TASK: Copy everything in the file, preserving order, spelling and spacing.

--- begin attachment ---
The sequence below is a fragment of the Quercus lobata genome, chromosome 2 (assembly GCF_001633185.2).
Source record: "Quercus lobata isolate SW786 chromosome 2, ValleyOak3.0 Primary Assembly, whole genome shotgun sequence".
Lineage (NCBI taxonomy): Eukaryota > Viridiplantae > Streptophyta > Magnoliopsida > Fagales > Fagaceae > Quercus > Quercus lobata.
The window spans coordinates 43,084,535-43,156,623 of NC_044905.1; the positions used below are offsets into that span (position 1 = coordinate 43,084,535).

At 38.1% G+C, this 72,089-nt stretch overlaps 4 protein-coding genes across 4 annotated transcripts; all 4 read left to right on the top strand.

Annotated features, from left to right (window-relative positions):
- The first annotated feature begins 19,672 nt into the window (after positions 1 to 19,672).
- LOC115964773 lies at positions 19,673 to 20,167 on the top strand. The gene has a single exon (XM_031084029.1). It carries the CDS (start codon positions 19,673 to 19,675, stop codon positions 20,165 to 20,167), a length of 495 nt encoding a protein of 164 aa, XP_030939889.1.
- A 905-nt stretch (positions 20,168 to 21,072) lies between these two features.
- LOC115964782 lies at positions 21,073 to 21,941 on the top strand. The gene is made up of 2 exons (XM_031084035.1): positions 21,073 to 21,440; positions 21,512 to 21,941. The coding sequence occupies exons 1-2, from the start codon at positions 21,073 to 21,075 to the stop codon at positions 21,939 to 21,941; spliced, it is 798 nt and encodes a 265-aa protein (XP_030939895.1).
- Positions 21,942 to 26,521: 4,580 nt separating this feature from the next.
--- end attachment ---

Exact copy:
The sequence below is a fragment of the Quercus lobata genome, chromosome 2 (assembly GCF_001633185.2).
Source record: "Quercus lobata isolate SW786 chromosome 2, ValleyOak3.0 Primary Assembly, whole genome shotgun sequence".
Lineage (NCBI taxonomy): Eukaryota > Viridiplantae > Streptophyta > Magnoliopsida > Fagales > Fagaceae > Quercus > Quercus lobata.
The window spans coordinates 43,084,535-43,156,623 of NC_044905.1; the positions used below are offsets into that span (position 1 = coordinate 43,084,535).

At 38.1% G+C, this 72,089-nt stretch overlaps 4 protein-coding genes across 4 annotated transcripts; all 4 read left to right on the top strand.

Annotated features, from left to right (window-relative positions):
- The first annotated feature begins 19,672 nt into the window (after positions 1 to 19,672).
- LOC115964773 lies at positions 19,673 to 20,167 on the top strand. The gene has a single exon (XM_031084029.1). It carries the CDS (start codon positions 19,673 to 19,675, stop codon positions 20,165 to 20,167), a length of 495 nt encoding a protein of 164 aa, XP_030939889.1.
- A 905-nt stretch (positions 20,168 to 21,072) lies between these two features.
- LOC115964782 lies at positions 21,073 to 21,941 on the top strand. The gene is made up of 2 exons (XM_031084035.1): positions 21,073 to 21,440; positions 21,512 to 21,941. The coding sequence occupies exons 1-2, from the start codon at positions 21,073 to 21,075 to the stop codon at positions 21,939 to 21,941; spliced, it is 798 nt and encodes a 265-aa protein (XP_030939895.1).
- Positions 21,942 to 26,521: 4,580 nt separating this feature from the next.